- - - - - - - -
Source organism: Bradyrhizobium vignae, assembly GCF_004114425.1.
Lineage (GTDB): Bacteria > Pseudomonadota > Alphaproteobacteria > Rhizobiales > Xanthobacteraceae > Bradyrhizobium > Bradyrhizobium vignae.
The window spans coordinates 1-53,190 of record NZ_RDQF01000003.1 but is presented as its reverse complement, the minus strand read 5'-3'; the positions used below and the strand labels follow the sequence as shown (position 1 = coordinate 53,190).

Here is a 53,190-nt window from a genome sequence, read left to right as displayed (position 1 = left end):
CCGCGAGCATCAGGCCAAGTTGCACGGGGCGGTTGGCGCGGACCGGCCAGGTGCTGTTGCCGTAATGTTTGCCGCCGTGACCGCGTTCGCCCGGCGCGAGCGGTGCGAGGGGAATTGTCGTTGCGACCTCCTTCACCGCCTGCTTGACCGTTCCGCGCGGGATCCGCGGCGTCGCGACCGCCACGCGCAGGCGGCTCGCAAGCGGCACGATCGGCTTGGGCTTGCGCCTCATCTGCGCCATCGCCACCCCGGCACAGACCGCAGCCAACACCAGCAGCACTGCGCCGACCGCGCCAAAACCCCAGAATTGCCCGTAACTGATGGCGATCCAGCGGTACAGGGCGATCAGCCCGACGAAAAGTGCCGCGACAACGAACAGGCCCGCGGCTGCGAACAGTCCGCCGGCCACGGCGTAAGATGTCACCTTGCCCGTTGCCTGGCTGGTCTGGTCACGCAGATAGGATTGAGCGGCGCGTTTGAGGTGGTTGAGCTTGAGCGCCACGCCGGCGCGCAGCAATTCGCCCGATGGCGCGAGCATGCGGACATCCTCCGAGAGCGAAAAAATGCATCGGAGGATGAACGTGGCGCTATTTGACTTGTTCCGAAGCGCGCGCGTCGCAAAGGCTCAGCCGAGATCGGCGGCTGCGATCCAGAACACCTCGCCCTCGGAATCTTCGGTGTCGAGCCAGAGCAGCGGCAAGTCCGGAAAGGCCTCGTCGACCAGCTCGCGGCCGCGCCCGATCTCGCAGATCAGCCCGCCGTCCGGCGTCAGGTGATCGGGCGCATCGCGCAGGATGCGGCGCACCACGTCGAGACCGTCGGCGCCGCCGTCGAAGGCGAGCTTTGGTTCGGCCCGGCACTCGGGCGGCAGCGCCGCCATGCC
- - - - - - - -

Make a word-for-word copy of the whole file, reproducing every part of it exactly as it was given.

Source organism: Bradyrhizobium vignae, assembly GCF_004114425.1.
Lineage (GTDB): Bacteria > Pseudomonadota > Alphaproteobacteria > Rhizobiales > Xanthobacteraceae > Bradyrhizobium > Bradyrhizobium vignae.
The window spans coordinates 1-53,190 of record NZ_RDQF01000003.1 but is presented as its reverse complement, the minus strand read 5'-3'; the positions used below and the strand labels follow the sequence as shown (position 1 = coordinate 53,190).

Here is a 53,190-nt window from a genome sequence, read left to right as displayed (position 1 = left end):
CCGCGAGCATCAGGCCAAGTTGCACGGGGCGGTTGGCGCGGACCGGCCAGGTGCTGTTGCCGTAATGTTTGCCGCCGTGACCGCGTTCGCCCGGCGCGAGCGGTGCGAGGGGAATTGTCGTTGCGACCTCCTTCACCGCCTGCTTGACCGTTCCGCGCGGGATCCGCGGCGTCGCGACCGCCACGCGCAGGCGGCTCGCAAGCGGCACGATCGGCTTGGGCTTGCGCCTCATCTGCGCCATCGCCACCCCGGCACAGACCGCAGCCAACACCAGCAGCACTGCGCCGACCGCGCCAAAACCCCAGAATTGCCCGTAACTGATGGCGATCCAGCGGTACAGGGCGATCAGCCCGACGAAAAGTGCCGCGACAACGAACAGGCCCGCGGCTGCGAACAGTCCGCCGGCCACGGCGTAAGATGTCACCTTGCCCGTTGCCTGGCTGGTCTGGTCACGCAGATAGGATTGAGCGGCGCGTTTGAGGTGGTTGAGCTTGAGCGCCACGCCGGCGCGCAGCAATTCGCCCGATGGCGCGAGCATGCGGACATCCTCCGAGAGCGAAAAAATGCATCGGAGGATGAACGTGGCGCTATTTGACTTGTTCCGAAGCGCGCGCGTCGCAAAGGCTCAGCCGAGATCGGCGGCTGCGATCCAGAACACCTCGCCCTCGGAATCTTCGGTGTCGAGCCAGAGCAGCGGCAAGTCCGGAAAGGCCTCGTCGACCAGCTCGCGGCCGCGCCCGATCTCGCAGATCAGCCCGCCGTCCGGCGTCAGGTGATCGGGCGCATCGCGCAGGATGCGGCGCACCACGTCGAGACCGTCGGCGCCGCCGTCGAAGGCGAGCTTTGGTTCGGCCCGGCACTCGGGCGGCAGCGCCGCCATGCC